Colombia has the largest area of coca crops in the world, with 143,000 hectares cultivated forthe main raw material for cocaine production. Of the 20 Colombian states where illicit crops have been identified, Norte de Santander, bordering Venezuela, has the largest cultivated area, about 40,000 hectares.
These figures appear in the Survey of Territories Affected by Illicit Crops, a document published annually by the United Nations Office on Drugs and Crime (UNODC) in Colombia, as part of the Integrated Illicit Crops Monitoring System (SIMCI, in Spanish) project. The data reflects the reality observed in 2020 and was released in July 2021.
The study indicates that in the last five years there has been a strong trend of coca crop concentration, especially in border areas and strategic areas for cocaine trafficking. According to the report, when this concentration stabilizes for four years or more, a productive enclave is established. There are currently nine enclaves in Colombia which occupy 16 percent of the territory with coca plantations and produce 40.5 percent of the country’s coca
More cocaine in smaller areas
Data from the UNODC-SIMCI report shows a 7 percent reduction in the area occupied by coca in Colombia: 154,000 hectares in 2019 compared to 143,000 in 2020. From one year to the next, only four states of the 20 affected by the so-called narco-crops had a significant increase in cultivated areas.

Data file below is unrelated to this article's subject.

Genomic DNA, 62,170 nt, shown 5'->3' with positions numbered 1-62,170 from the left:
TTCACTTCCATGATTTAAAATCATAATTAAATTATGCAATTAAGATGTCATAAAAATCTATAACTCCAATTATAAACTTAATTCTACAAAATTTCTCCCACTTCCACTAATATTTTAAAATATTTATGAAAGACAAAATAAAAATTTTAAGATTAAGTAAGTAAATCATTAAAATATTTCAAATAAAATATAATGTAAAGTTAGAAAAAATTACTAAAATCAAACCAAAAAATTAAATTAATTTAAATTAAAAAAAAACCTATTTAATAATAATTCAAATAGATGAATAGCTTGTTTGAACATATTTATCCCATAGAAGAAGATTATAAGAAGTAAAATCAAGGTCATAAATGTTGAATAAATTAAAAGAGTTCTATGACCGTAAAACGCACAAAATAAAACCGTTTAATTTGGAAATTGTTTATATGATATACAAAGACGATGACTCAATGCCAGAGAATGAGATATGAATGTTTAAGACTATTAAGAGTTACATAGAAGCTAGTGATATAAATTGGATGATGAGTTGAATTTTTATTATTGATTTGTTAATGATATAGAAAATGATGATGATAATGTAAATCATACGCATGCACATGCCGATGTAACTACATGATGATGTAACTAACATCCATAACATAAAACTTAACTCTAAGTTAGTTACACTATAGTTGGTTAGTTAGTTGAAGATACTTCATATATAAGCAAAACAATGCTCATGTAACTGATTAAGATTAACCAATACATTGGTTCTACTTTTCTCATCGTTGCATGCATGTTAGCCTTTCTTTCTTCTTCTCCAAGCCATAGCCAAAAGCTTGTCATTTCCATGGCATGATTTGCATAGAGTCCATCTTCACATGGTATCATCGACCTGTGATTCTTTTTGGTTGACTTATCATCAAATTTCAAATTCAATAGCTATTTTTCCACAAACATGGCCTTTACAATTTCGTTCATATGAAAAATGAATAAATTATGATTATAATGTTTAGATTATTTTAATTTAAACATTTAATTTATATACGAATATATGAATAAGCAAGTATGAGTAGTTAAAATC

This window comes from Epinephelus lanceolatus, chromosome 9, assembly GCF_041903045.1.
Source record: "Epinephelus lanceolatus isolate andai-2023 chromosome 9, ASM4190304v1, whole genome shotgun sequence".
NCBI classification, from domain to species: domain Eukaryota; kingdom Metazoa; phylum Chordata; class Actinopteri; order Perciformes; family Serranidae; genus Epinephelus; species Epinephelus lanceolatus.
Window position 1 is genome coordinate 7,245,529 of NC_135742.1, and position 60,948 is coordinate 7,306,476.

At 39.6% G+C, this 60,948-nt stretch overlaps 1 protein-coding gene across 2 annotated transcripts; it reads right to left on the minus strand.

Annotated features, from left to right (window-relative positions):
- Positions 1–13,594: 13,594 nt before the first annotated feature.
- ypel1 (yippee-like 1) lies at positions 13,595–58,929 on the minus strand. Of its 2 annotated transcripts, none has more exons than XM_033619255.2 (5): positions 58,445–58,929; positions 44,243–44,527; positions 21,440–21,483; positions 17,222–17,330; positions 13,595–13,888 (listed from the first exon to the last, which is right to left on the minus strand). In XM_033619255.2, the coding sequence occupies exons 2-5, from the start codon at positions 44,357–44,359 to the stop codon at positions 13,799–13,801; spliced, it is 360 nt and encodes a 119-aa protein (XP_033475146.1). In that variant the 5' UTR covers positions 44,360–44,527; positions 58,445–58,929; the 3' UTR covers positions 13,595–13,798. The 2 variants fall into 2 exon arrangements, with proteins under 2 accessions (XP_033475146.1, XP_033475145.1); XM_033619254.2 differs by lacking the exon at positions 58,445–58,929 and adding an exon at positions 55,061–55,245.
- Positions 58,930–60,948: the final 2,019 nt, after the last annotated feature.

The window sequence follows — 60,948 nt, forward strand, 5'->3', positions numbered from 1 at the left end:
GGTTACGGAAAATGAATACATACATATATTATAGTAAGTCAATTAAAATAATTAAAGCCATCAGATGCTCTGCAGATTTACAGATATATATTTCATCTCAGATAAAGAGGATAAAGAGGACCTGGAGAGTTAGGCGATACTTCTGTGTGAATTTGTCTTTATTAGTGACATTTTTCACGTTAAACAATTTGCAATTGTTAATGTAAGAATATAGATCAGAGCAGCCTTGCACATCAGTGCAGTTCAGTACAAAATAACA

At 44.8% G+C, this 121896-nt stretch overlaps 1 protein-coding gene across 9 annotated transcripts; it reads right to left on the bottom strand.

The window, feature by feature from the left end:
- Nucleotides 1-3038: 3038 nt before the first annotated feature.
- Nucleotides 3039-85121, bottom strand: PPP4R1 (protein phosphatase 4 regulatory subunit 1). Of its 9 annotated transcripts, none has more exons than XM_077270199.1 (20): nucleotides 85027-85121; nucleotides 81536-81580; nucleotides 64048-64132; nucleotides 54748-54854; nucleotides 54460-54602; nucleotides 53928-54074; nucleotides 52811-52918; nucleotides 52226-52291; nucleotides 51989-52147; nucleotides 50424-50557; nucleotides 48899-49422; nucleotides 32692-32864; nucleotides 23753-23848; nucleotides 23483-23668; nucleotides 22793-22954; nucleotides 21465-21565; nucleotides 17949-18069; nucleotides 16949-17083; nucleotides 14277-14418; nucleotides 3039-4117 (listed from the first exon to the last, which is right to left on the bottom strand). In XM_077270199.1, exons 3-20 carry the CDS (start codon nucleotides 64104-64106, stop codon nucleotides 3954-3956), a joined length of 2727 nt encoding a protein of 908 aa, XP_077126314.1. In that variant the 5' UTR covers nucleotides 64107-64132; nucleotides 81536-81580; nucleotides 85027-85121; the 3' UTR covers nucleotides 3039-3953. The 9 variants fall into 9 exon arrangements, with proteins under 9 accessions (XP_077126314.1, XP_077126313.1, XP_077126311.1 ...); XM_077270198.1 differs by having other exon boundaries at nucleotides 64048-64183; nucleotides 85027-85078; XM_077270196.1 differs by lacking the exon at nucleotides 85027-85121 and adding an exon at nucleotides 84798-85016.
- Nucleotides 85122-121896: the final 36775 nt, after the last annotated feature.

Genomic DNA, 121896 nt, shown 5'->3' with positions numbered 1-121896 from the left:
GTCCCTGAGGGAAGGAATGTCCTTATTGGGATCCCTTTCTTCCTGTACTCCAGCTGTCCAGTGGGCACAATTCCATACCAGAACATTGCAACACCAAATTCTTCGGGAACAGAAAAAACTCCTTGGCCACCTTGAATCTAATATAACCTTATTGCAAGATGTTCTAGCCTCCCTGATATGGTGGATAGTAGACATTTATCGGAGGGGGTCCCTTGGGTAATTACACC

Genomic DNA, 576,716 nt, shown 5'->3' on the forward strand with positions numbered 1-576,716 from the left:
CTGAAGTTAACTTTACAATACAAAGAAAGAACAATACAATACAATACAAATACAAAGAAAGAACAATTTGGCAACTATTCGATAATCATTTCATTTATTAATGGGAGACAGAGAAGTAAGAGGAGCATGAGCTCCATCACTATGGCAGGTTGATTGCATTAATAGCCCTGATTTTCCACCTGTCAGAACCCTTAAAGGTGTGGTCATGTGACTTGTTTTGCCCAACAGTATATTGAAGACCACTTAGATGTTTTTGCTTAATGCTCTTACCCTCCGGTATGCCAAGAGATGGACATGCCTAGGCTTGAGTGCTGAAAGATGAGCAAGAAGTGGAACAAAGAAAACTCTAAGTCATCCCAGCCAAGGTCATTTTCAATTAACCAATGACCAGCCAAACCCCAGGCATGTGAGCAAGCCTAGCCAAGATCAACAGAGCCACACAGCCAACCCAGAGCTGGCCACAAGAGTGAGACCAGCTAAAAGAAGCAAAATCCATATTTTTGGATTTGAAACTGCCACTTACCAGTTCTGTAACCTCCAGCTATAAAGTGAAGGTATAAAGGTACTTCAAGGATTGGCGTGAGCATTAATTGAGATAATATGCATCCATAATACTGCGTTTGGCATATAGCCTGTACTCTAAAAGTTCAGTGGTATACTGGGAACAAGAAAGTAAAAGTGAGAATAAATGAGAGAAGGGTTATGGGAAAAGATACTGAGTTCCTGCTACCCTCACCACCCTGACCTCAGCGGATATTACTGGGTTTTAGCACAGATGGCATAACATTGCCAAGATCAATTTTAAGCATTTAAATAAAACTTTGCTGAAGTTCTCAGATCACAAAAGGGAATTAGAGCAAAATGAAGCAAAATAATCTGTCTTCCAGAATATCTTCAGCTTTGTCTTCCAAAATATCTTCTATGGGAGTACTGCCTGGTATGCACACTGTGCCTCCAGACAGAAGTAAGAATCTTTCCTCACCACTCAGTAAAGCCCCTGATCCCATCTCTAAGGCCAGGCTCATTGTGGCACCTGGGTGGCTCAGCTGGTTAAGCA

However, while the size of planted areas decreased, cocaine production per hectare increased. This trend has been observed since 2016. From 2019 to 2020, there was an 8 percent increase in the drug’s production potential in Colombia
The study concluded that “cocaine hydrochloride production laboratories are getting bigger and have greater efficiency in conversion, the use of chemicals, processing time, and hiring staff.”
The report estimates that production of coca leaf generates about $450 million for drug trafficking, but the raw material converted into cocaine and exported increases this value to about $1.8 billion.
The government’s strategy to reduce by half the coca-growing territory by 2023 has run into the insurgency of different illegal armed groups that are working to dominate regions previously controlled by the Revolutionary Armed Forces of Colombia, which signed a peace agreement with Colombia in 2016.
Data from the Ministry of National Defense mentioned in the UNODC study show that there has been a 35 percent jump in the number of crimes against public safety in the last four years across Colombia.